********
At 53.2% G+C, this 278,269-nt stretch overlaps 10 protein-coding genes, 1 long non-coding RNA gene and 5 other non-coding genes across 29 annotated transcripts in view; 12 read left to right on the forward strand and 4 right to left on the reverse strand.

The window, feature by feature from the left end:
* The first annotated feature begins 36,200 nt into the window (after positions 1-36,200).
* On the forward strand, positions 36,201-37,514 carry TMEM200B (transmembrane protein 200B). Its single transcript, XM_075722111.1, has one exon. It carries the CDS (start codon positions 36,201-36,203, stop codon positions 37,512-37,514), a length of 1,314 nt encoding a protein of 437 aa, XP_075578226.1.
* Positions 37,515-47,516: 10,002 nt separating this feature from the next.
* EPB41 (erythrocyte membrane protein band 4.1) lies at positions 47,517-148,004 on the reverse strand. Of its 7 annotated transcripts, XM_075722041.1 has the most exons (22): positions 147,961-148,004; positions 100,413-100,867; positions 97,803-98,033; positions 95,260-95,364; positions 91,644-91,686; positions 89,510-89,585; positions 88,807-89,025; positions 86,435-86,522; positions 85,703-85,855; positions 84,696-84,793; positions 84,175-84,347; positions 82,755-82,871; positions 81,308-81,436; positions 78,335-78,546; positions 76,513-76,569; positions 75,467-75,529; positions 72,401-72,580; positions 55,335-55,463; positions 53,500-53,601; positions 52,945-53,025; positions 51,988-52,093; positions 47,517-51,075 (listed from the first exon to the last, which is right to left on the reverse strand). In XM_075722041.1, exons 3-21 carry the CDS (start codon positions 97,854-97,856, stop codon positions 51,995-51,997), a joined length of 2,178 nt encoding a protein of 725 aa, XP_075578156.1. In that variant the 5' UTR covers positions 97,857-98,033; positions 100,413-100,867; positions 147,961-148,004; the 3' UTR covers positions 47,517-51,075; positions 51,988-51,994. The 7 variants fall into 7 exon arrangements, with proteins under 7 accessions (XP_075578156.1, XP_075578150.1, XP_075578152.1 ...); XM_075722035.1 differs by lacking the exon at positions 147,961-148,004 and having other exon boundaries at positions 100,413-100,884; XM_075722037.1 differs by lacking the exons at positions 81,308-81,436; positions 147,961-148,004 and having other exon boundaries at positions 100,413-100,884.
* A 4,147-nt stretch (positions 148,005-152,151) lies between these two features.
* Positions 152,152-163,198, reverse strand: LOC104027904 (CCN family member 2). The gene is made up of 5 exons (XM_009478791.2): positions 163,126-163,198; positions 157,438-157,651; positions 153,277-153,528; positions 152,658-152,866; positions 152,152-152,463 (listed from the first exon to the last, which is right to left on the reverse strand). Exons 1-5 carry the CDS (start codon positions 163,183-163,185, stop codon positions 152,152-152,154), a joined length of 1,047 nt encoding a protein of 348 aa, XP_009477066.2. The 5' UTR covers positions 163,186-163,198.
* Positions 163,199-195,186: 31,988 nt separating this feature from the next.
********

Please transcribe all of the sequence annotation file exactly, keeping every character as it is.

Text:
At 53.2% G+C, this 278,269-nt stretch overlaps 10 protein-coding genes, 1 long non-coding RNA gene and 5 other non-coding genes across 29 annotated transcripts in view; 12 read left to right on the forward strand and 4 right to left on the reverse strand.

The window, feature by feature from the left end:
* The first annotated feature begins 36,200 nt into the window (after positions 1-36,200).
* On the forward strand, positions 36,201-37,514 carry TMEM200B (transmembrane protein 200B). Its single transcript, XM_075722111.1, has one exon. It carries the CDS (start codon positions 36,201-36,203, stop codon positions 37,512-37,514), a length of 1,314 nt encoding a protein of 437 aa, XP_075578226.1.
* Positions 37,515-47,516: 10,002 nt separating this feature from the next.
* EPB41 (erythrocyte membrane protein band 4.1) lies at positions 47,517-148,004 on the reverse strand. Of its 7 annotated transcripts, XM_075722041.1 has the most exons (22): positions 147,961-148,004; positions 100,413-100,867; positions 97,803-98,033; positions 95,260-95,364; positions 91,644-91,686; positions 89,510-89,585; positions 88,807-89,025; positions 86,435-86,522; positions 85,703-85,855; positions 84,696-84,793; positions 84,175-84,347; positions 82,755-82,871; positions 81,308-81,436; positions 78,335-78,546; positions 76,513-76,569; positions 75,467-75,529; positions 72,401-72,580; positions 55,335-55,463; positions 53,500-53,601; positions 52,945-53,025; positions 51,988-52,093; positions 47,517-51,075 (listed from the first exon to the last, which is right to left on the reverse strand). In XM_075722041.1, exons 3-21 carry the CDS (start codon positions 97,854-97,856, stop codon positions 51,995-51,997), a joined length of 2,178 nt encoding a protein of 725 aa, XP_075578156.1. In that variant the 5' UTR covers positions 97,857-98,033; positions 100,413-100,867; positions 147,961-148,004; the 3' UTR covers positions 47,517-51,075; positions 51,988-51,994. The 7 variants fall into 7 exon arrangements, with proteins under 7 accessions (XP_075578156.1, XP_075578150.1, XP_075578152.1 ...); XM_075722035.1 differs by lacking the exon at positions 147,961-148,004 and having other exon boundaries at positions 100,413-100,884; XM_075722037.1 differs by lacking the exons at positions 81,308-81,436; positions 147,961-148,004 and having other exon boundaries at positions 100,413-100,884.
* A 4,147-nt stretch (positions 148,005-152,151) lies between these two features.
* Positions 152,152-163,198, reverse strand: LOC104027904 (CCN family member 2). The gene is made up of 5 exons (XM_009478791.2): positions 163,126-163,198; positions 157,438-157,651; positions 153,277-153,528; positions 152,658-152,866; positions 152,152-152,463 (listed from the first exon to the last, which is right to left on the reverse strand). Exons 1-5 carry the CDS (start codon positions 163,183-163,185, stop codon positions 152,152-152,154), a joined length of 1,047 nt encoding a protein of 348 aa, XP_009477066.2. The 5' UTR covers positions 163,186-163,198.
* Positions 163,199-195,186: 31,988 nt separating this feature from the next.